Good for you and rather bold. Hope your blogging Renaissance is everything you wish it to be. Curious to know what you will be doing differently so will follow with interest. It does feel increasingly hard to stand out so sitting down is a good idea. x

    Reply
  32. Leanne Ambrogio

    Beautiful post Sneh - over the past year I keep coming back to what I love also - you feel more alive when you do what you love (although hubby would prefer that what I loved brought more of an income not just created expenditure!). Look forward to seeing more wonderful blog posts. Leanne x

    Reply
  33. Annabelle

    Sneh I loved reading every word of this. Every word. It has really got me thinking about my own stuff too - my neglected, much younger blog, and what I want to be doing with my time. Thank you for your words and the thoughts they have provoked. Lots of love, annie

    Reply
  34. Freda

    Hi Sneh!

    This post is totally awesome. I am almost 5 years into food blogging and I have found a voice in promoting African culture through food. I blog sporadically, am not monetised at all and haven't got the energy to do all that. I blog in my spare time, after my day job, after seeing to the welfare (and bedtime... ah relax) of my 3 kids. I blogged when I was doing my masters in construction economics and management. It really was a happy place and escape for me. These days when the house is quiet, I JUST DO NOTHING. I haven't cooked a great meal in a while, life is so hectic, and washing dishes near midnight is not exactly the life part of the work-life balance. It alwasy seems to my surprise that my blog gets picked up by various media outlets as "awesome"... I don't even have a schedule and have not posted a new blog in 5 months. It got me the chance to dip my toes into freelance writing. Heck, I cannot even deliver half of what so many potential "customers" want me to write. I have no time and I used to beat myself up about not being able to jump and grab all those opportunities and make extra $$$$. But I have read your post, and it make me feel it is OK to just chill. I have a ot on my plate that isn't food. And this tie f looking after the wee ones will pass. Let's eat and enjoy, and cook and discover. And post the occasional #plateonfleek

    Reply
  35. Lisa

    Sneh, so eloquently expressed. I am but a baby blogger (2 years) and your parenting analogy really resonates with me. How easy it is to be self critical and compare yourself to what others are doing. I really do try and remember why I started. Having always written, because I must, my blog is the perfect creative outlet to not only write, but to share my love of food and eating. I have so enjoyed meeting other similar minded people in the blogosphere and that perhaps, was the biggest lovely surprise. Lately, I was feeling a tad jaded, not so much about what I was eating but about the 'blogging process' of it. I felt like I had also lost a bit of joy. I had been photographing the ingredients and it was slowing down my regular fun and meditative cooking process. Then I realised, hey! It's my blog and I don't have to do that anymore. Funny what we do to ourselves. Your blog has inspired me for years and especially your big heart in encouraging others to stay true to their own voice. Blog On! (Imagine that rock n roll finger sign that people hold up at rock concerts....)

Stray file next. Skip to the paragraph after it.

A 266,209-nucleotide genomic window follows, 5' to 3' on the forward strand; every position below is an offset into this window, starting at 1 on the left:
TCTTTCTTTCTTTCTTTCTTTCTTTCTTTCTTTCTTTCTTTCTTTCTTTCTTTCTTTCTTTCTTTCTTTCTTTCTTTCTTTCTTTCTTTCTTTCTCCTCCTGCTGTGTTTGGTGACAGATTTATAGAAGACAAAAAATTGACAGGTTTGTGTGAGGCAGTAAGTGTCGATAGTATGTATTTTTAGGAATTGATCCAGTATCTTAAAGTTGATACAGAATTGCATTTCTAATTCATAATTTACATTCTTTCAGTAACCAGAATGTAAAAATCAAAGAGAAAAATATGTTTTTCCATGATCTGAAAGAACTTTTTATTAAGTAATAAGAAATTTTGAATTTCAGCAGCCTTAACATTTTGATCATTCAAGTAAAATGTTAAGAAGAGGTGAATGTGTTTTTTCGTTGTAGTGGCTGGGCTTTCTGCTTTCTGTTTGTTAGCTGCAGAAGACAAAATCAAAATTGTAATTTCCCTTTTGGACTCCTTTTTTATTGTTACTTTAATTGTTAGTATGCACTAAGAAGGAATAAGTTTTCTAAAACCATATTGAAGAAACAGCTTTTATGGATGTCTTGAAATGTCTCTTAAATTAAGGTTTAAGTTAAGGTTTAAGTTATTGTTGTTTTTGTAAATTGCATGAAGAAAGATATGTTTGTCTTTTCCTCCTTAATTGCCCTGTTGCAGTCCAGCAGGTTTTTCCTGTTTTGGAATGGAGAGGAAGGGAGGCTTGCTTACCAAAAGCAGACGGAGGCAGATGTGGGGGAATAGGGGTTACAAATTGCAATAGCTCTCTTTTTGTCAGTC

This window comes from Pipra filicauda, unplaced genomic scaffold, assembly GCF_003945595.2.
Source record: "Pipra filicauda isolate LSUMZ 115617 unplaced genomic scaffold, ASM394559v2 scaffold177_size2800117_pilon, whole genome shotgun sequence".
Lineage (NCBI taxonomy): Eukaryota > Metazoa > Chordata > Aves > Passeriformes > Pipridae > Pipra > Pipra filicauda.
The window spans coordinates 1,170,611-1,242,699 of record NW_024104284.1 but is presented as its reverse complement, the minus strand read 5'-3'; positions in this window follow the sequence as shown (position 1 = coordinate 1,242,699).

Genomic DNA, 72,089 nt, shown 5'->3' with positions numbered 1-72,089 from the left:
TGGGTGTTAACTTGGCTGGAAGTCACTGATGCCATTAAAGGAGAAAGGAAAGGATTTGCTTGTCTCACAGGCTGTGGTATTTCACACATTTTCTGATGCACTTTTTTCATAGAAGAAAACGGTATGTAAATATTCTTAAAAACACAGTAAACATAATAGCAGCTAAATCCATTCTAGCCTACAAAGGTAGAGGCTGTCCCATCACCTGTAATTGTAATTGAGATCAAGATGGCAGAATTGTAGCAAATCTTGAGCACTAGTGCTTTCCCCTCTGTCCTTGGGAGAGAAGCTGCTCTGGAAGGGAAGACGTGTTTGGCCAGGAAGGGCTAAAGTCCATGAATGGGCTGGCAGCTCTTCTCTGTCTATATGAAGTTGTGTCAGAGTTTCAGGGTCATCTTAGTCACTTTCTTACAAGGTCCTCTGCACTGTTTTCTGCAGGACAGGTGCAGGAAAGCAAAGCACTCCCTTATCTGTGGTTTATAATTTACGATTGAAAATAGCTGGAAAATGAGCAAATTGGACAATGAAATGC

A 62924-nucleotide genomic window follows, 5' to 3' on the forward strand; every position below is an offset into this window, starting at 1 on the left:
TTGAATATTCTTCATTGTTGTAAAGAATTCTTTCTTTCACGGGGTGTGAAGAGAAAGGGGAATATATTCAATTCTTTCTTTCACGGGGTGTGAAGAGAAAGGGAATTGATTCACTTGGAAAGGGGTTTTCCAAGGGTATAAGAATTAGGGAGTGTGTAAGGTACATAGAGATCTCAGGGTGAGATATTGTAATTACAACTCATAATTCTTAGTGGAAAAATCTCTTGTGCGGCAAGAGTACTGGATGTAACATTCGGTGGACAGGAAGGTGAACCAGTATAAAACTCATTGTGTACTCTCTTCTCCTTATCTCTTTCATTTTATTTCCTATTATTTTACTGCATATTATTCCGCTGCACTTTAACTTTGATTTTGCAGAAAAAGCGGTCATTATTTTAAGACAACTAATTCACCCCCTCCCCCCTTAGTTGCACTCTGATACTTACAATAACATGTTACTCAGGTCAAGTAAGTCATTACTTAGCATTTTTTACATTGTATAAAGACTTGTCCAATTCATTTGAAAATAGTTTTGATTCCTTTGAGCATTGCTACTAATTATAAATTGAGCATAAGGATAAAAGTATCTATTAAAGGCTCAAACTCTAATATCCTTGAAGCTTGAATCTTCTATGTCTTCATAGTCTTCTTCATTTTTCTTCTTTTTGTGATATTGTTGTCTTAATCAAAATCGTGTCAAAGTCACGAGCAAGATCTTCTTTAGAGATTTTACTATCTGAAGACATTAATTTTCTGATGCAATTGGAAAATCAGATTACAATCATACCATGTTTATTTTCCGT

Reply
  36. Jennifer

    Hi Sneh,

    I can relate to your words, actions and reflections. I feel like I've undergone something of a revolation similar to what you have described. Like your experience with food, I found no taste nor joy in my creations. I felt like I had lost my path and the reason I'd started my business, but I was too tired to go and find it again. So I made some big decisions. I closed my business premise, culled and sold off all the equipment, and donated heaps of items and recipe books. It was very cathartic, and I feel that it has been the ending if a chapter and the start of new one - a chapter in which I focus on those aspects of the business that I enjoy the most - creating new recipes, learning about new ingredients, finishing my nutritional medicine studies, concentrating on my blog, running workshops, getting fit again, and learning how to use my new camera!

    So congratulations on your brave movements. Here's to finding the 'me' in our activities again, and that simple joy with food that was our beginning spark. I wish you all the very best with your new adventures. Jx

    Reply
  37. Virginia

    You wrote exactly what I lately have in my mind: I'm no more enthusiastic as I was at the beginning of my adventure of blogging, but as you suggest I have to look back and remember where, why and how I began. Congratulation for your 11 blog-birthday, I recently discovered your blog but it was love at first sight 🙂
    Thank you for this post,
    Virginia

    Reply
  38. Elizabeth Luke Tharakan

    Such a great post, congrats on completing 11 years of blogging , love your photography and writing . Keep on going. God bless .

    Reply